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Publication #FAR0425

TV and Very Young Children1

Suzanna Smith2

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Television is a huge part of family life in the United States. Most households have 3 or more TVs, and "in the average American home, the television is on about 6 hours a day" (Vandewater et al., 2005, p. 562).

Television is a big part of children's lives, too. Recent research conducted by the Kaiser Family Foundation (2005) found that nearly 60% of children under the age of two watch TV on a typical day for an average of two hours. Nearly 40% of children ages 6 and under live in a house where the TV is always or mostly on, even if no one is watching (Vandewater et al., 2005, p. 573).

For years, TV programming for children was aimed at preschoolers and older children. Research showed that some educational programs could help three-, four- and five-year-olds build vocabulary and develop language and thinking skills (see review in Kaiser, 2005). New programs are now targeting toddlers and even babies. Current research shows that children under the age of two do pay attention to programs that are made for them, but that babies and toddlers do not seem to learn much from TV, while they do learn more from live interactions with people (Anderson & Pempek, 2005). In fact, watching TV or having TV on in the background may interfere with their cognitive development and ability to focus (Anderson & Pempek, 2005; Wartella, Vandewater, & Rideout, 2005; Vandewater et al., 2005).

Researchers admit that not much is known about the impacts of media on the very youngest children, and more research is needed. But in the meantime, parents who want their children to watch TV may want to choose high-quality educational programs—and make sure to balance these with time for just plain playing and talking.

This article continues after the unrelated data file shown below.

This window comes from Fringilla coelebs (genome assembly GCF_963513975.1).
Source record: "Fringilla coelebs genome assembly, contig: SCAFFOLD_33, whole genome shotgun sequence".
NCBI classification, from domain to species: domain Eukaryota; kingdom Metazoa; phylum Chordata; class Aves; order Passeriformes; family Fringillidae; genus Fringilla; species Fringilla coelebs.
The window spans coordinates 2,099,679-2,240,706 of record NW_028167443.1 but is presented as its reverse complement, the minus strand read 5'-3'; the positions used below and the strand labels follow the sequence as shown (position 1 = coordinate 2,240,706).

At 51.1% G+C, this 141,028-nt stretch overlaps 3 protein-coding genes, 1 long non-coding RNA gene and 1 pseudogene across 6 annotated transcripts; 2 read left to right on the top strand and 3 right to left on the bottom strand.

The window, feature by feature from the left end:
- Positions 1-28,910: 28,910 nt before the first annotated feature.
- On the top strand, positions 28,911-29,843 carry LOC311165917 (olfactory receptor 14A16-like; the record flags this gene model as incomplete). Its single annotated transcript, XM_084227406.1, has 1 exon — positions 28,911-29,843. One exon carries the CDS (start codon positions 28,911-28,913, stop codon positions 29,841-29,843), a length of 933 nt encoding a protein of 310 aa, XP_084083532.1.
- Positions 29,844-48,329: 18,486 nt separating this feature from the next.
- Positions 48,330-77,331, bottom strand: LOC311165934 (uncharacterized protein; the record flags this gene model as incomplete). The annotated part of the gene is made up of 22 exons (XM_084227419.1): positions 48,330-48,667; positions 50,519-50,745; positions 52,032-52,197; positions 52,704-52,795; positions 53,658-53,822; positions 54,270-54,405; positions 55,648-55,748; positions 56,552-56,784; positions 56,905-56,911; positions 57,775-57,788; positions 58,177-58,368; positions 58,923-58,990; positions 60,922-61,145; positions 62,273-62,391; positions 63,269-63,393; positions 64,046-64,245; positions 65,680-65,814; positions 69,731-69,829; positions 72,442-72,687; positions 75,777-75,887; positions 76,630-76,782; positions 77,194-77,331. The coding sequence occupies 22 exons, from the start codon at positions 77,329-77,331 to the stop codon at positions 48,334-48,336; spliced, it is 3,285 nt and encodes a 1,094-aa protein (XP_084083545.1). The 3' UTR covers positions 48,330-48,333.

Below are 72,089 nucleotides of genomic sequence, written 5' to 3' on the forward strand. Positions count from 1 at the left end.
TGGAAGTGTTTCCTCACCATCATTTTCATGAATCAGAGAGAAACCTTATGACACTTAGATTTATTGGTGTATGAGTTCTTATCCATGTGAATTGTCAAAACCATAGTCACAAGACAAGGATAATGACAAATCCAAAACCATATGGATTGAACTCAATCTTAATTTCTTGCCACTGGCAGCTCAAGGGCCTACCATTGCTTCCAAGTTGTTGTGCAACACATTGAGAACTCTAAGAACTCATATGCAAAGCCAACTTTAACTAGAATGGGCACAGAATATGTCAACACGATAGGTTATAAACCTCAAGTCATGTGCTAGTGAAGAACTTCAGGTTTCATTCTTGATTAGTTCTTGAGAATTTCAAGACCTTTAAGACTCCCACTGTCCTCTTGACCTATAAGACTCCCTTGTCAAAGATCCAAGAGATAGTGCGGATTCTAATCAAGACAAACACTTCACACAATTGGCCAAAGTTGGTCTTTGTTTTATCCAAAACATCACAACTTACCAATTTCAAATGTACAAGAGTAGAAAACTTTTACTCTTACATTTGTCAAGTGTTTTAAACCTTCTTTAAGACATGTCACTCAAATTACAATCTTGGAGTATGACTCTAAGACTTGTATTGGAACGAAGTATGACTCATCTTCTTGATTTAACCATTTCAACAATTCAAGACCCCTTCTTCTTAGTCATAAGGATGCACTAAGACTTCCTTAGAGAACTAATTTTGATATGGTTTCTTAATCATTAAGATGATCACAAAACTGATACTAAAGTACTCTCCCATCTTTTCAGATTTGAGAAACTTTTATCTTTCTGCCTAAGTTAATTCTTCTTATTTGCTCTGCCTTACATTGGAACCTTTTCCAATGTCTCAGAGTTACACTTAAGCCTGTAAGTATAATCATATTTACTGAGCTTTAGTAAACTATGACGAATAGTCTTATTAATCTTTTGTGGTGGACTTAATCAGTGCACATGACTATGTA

Listening, learning, and living together: it's the science of life. "Family Album" is a co-production of University of Florida IFAS Extension, the Department of Family, Youth and Community Sciences, and of WUFT-FM. If you'd like to learn more, please visit our Website at

To listen to the radio broadcast:


Anderson, D. R., & Pemkek, T. A. (2005). Television and very young children. American Behavioral Scientist, 48, 505-522.

Griffeth, V. (2003). Babes in media land. University of Texas at Austin Office of Public Affairs. Retrieved April 1, 2005, from

Kaiser Family Foundation. (2005, January). The effects of electronic media on children ages zero to six: A history of research. Retrieved April 26, 2006, from



This document is FAR0425, one of a series of the Family Youth and Community Sciences Department, UF/IFAS Extension. Broadcast as program 427. Published March 2009. Reviewed January 2015. In the interest of time and/or clarity, the broadcast version of this script may have been modified. Visit the EDIS website at


Suzanna Smith, associate professor, Department of Family, Youth and Community Sciences, UF/IFAS Extension, Gainesville, FL 32611.

The Institute of Food and Agricultural Sciences (IFAS) is an Equal Opportunity Institution authorized to provide research, educational information and other services only to individuals and institutions that function with non-discrimination with respect to race, creed, color, religion, age, disability, sex, sexual orientation, marital status, national origin, political opinions or affiliations. For more information on obtaining other UF/IFAS Extension publications, contact your county's UF/IFAS Extension office.

U.S. Department of Agriculture, UF/IFAS Extension Service, University of Florida, IFAS, Florida A & M University Cooperative Extension Program, and Boards of County Commissioners Cooperating. Nick T. Place, dean for UF/IFAS Extension.